Use this URL to cite or link to this record in EThOS: http://ethos.bl.uk/OrderDetails.do?uin=uk.bl.ethos.709784
Title: Re-evaluation of illuminant estimation algorithms in terms of reproduction results and failure cases
Author: Zakizadeh, Roshanak
ISNI:       0000 0004 6059 930X
Awarding Body: University of East Anglia
Current Institution: University of East Anglia
Date of Award: 2017
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Abstract:
Illuminant estimation algorithms are usually evaluated by measuring the recovery angular error, the angle between the RGB vectors of the estimated and ground-truth illuminants. However, this metric reports a wide range of errors for an algorithm-scene pair viewed under multiple lights. In this thesis, a new metric, “Reproduction Angular Error”, is introduced which is an improvement over the old metric and enables us to evaluate the performance of the algorithms based on the reproduced white surface by the estimated illuminant rather than the estimated illuminant itself. Adopting new reproduction error is shown to both effect the overall ranking of algorithms as well as the choice of optimal parameters for particular approaches. A psychovisual image preference experiment is carried out to investigate whether human observers prefer colour balanced images predicted by, respectively, the reproduction or recovery error metric. Human observers rank algorithms mostly according to the reproduction angular error in comparison with the recovery angular error. Whether recovery or reproduction error is used, the common approach to measuring algorithm performance is to calculate accurate summary statistics over a dataset. Mean, median and percentile summary errors are often employed. However, these aggregate statistics, by definition, make it hard to predict performance for individual images or to discover whether there are certain “hard images” where some illuminant estimation algorithms commonly fail. Not only do we find that such hard images exist, based only on the outputs of simple algorithms we provide an algorithm for identifying these hard images (which can then be assessed using more computationally complex advanced algorithms).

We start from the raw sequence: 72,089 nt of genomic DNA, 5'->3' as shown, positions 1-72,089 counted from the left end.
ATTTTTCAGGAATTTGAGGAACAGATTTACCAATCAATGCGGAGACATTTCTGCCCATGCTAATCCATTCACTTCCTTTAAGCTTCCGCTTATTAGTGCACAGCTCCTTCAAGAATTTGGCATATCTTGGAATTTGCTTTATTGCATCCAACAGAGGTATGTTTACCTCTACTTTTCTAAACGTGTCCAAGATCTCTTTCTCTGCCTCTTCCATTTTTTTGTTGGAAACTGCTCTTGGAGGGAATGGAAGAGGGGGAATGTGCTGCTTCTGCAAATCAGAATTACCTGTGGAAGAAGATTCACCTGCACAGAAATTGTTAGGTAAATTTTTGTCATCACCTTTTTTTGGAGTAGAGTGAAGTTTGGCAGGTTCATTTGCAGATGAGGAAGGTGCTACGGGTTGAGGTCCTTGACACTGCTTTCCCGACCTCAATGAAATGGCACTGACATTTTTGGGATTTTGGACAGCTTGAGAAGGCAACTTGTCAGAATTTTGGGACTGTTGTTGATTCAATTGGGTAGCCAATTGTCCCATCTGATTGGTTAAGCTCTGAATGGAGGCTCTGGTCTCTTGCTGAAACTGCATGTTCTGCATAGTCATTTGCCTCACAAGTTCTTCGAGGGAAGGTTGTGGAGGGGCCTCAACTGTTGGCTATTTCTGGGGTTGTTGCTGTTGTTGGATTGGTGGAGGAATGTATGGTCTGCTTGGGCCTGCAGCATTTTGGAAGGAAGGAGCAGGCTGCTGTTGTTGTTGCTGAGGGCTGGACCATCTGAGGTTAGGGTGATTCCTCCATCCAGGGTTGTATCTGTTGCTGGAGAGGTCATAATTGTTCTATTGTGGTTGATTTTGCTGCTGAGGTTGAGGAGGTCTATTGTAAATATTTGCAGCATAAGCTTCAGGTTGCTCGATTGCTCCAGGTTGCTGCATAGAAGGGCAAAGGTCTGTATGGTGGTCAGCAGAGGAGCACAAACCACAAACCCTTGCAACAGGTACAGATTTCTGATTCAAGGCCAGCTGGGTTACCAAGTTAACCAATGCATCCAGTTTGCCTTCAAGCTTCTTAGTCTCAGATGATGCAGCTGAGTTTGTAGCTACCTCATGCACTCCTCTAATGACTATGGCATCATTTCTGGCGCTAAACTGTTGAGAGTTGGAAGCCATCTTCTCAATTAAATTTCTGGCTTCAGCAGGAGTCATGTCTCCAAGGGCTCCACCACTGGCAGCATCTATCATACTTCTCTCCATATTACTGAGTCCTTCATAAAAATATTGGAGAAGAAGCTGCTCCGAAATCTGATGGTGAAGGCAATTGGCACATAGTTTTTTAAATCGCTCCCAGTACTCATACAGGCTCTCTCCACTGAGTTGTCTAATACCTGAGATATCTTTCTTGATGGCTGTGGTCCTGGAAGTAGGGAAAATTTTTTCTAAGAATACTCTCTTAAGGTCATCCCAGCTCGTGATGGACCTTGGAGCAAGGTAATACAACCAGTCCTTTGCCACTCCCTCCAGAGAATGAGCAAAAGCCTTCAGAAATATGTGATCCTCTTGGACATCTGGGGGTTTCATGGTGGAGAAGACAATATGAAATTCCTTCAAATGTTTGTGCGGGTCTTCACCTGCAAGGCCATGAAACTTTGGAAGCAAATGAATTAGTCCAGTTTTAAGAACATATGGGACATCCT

Supervisor: Not available Sponsor: Not available
Qualification Name: Thesis (Ph.D.) Qualification Level: Doctoral
EThOS ID: uk.bl.ethos.709784  DOI: Not available
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